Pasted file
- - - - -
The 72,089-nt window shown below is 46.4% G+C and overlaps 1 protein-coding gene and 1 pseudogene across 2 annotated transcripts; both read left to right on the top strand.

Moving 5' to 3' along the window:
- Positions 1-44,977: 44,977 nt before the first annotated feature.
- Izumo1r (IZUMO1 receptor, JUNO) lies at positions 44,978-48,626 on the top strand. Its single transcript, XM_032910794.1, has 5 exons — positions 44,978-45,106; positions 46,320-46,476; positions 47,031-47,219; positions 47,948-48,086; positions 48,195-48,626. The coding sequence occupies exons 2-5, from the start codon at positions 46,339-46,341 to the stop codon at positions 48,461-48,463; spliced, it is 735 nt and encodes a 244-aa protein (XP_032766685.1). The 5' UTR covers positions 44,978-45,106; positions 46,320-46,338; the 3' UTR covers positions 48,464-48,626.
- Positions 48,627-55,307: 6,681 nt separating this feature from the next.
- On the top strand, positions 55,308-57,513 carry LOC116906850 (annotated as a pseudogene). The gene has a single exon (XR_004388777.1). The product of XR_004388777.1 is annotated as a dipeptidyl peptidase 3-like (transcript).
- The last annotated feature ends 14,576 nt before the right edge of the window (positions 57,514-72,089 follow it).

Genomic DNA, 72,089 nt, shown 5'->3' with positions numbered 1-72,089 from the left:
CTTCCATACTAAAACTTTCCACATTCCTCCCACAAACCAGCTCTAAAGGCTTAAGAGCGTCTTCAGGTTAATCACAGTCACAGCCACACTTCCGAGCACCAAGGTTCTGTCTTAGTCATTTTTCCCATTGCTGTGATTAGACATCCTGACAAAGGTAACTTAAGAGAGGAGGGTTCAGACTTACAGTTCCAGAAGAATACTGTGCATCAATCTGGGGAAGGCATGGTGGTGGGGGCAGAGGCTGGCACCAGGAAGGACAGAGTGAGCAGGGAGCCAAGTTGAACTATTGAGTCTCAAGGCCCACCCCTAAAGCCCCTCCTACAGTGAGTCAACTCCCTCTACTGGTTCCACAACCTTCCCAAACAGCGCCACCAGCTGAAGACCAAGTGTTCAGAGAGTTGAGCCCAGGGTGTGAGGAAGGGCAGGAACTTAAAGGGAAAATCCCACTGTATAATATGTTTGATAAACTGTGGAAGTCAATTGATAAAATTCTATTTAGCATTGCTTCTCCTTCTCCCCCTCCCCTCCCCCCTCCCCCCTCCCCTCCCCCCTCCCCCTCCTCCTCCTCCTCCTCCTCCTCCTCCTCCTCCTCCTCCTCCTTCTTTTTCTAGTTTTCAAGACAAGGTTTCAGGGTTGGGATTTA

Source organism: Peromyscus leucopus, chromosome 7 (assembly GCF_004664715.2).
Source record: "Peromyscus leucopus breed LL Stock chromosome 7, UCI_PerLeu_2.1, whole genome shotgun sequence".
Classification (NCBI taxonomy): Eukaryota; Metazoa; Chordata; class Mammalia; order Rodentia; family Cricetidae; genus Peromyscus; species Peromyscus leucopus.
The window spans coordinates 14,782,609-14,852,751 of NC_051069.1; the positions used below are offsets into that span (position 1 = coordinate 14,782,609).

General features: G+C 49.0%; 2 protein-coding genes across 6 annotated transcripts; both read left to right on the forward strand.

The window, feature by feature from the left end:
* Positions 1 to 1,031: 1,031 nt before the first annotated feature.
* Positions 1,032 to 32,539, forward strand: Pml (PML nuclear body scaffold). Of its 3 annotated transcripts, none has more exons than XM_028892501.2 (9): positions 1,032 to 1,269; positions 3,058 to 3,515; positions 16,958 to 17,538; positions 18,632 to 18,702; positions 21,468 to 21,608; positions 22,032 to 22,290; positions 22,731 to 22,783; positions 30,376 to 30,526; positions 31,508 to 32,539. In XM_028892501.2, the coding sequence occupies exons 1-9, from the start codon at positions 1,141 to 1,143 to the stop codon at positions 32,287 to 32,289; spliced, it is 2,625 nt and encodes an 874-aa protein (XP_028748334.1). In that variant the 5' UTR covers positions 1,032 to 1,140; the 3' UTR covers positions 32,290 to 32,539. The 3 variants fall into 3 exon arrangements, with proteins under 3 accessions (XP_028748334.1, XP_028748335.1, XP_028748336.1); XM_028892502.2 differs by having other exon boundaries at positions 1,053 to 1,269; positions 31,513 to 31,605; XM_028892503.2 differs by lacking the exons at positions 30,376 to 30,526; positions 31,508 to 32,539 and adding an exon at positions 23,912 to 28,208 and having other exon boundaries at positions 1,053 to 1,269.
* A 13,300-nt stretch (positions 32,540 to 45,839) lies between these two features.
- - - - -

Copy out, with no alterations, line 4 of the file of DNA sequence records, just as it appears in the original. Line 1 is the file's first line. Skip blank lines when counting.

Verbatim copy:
- Izumo1r (IZUMO1 receptor, JUNO) lies at positions 44,978-48,626 on the top strand. Its single transcript, XM_032910794.1, has 5 exons — positions 44,978-45,106; positions 46,320-46,476; positions 47,031-47,219; positions 47,948-48,086; positions 48,195-48,626. The coding sequence occupies exons 2-5, from the start codon at positions 46,339-46,341 to the stop codon at positions 48,461-48,463; spliced, it is 735 nt and encodes a 244-aa protein (XP_032766685.1). The 5' UTR covers positions 44,978-45,106; positions 46,320-46,338; the 3' UTR covers positions 48,464-48,626.